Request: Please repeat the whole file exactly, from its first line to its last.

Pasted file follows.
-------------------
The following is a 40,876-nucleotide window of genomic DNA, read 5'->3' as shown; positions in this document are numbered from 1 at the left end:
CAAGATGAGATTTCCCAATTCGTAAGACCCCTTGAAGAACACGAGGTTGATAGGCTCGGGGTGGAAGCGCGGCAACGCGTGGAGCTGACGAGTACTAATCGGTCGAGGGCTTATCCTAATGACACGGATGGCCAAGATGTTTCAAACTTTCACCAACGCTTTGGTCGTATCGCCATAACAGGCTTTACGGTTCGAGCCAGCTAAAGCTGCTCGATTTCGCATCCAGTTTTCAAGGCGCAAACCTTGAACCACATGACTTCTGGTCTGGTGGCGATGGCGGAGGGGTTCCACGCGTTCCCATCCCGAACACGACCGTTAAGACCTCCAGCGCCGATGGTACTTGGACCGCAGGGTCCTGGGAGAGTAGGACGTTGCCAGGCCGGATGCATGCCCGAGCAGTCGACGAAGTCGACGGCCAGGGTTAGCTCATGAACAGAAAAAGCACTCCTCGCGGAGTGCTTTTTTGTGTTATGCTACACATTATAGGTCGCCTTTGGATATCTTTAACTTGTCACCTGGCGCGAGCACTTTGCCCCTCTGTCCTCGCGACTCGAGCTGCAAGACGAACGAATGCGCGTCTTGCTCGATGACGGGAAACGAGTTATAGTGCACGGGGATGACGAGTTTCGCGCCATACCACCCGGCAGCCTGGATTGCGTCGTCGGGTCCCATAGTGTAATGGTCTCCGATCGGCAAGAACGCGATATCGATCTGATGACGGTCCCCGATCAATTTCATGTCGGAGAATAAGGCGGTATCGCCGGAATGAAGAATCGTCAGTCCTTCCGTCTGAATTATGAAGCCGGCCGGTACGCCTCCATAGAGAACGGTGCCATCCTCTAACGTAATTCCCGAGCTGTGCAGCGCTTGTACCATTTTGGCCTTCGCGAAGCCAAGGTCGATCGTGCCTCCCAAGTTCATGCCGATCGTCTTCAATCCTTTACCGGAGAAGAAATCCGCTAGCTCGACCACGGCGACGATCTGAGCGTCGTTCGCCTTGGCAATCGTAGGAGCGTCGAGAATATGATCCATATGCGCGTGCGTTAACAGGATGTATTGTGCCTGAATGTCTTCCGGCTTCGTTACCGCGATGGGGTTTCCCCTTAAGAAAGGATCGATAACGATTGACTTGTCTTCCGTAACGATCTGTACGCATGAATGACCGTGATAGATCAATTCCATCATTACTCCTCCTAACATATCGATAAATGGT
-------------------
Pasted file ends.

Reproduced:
The following is a 40,876-nucleotide window of genomic DNA, read 5'->3' as shown; positions in this document are numbered from 1 at the left end:
CAAGATGAGATTTCCCAATTCGTAAGACCCCTTGAAGAACACGAGGTTGATAGGCTCGGGGTGGAAGCGCGGCAACGCGTGGAGCTGACGAGTACTAATCGGTCGAGGGCTTATCCTAATGACACGGATGGCCAAGATGTTTCAAACTTTCACCAACGCTTTGGTCGTATCGCCATAACAGGCTTTACGGTTCGAGCCAGCTAAAGCTGCTCGATTTCGCATCCAGTTTTCAAGGCGCAAACCTTGAACCACATGACTTCTGGTCTGGTGGCGATGGCGGAGGGGTTCCACGCGTTCCCATCCCGAACACGACCGTTAAGACCTCCAGCGCCGATGGTACTTGGACCGCAGGGTCCTGGGAGAGTAGGACGTTGCCAGGCCGGATGCATGCCCGAGCAGTCGACGAAGTCGACGGCCAGGGTTAGCTCATGAACAGAAAAAGCACTCCTCGCGGAGTGCTTTTTTGTGTTATGCTACACATTATAGGTCGCCTTTGGATATCTTTAACTTGTCACCTGGCGCGAGCACTTTGCCCCTCTGTCCTCGCGACTCGAGCTGCAAGACGAACGAATGCGCGTCTTGCTCGATGACGGGAAACGAGTTATAGTGCACGGGGATGACGAGTTTCGCGCCATACCACCCGGCAGCCTGGATTGCGTCGTCGGGTCCCATAGTGTAATGGTCTCCGATCGGCAAGAACGCGATATCGATCTGATGACGGTCCCCGATCAATTTCATGTCGGAGAATAAGGCGGTATCGCCGGAATGAAGAATCGTCAGTCCTTCCGTCTGAATTATGAAGCCGGCCGGTACGCCTCCATAGAGAACGGTGCCATCCTCTAACGTAATTCCCGAGCTGTGCAGCGCTTGTACCATTTTGGCCTTCGCGAAGCCAAGGTCGATCGTGCCTCCCAAGTTCATGCCGATCGTCTTCAATCCTTTACCGGAGAAGAAATCCGCTAGCTCGACCACGGCGACGATCTGAGCGTCGTTCGCCTTGGCAATCGTAGGAGCGTCGAGAATATGATCCATATGCGCGTGCGTTAACAGGATGTATTGTGCCTGAATGTCTTCCGGCTTCGTTACCGCGATGGGGTTTCCCCTTAAGAAAGGATCGATAACGATTGACTTGTCTTCCGTAACGATCTGTACGCATGAATGACCGTGATAGATCAATTCCATCATTACTCCTCCTAACATATCGATAAATGGT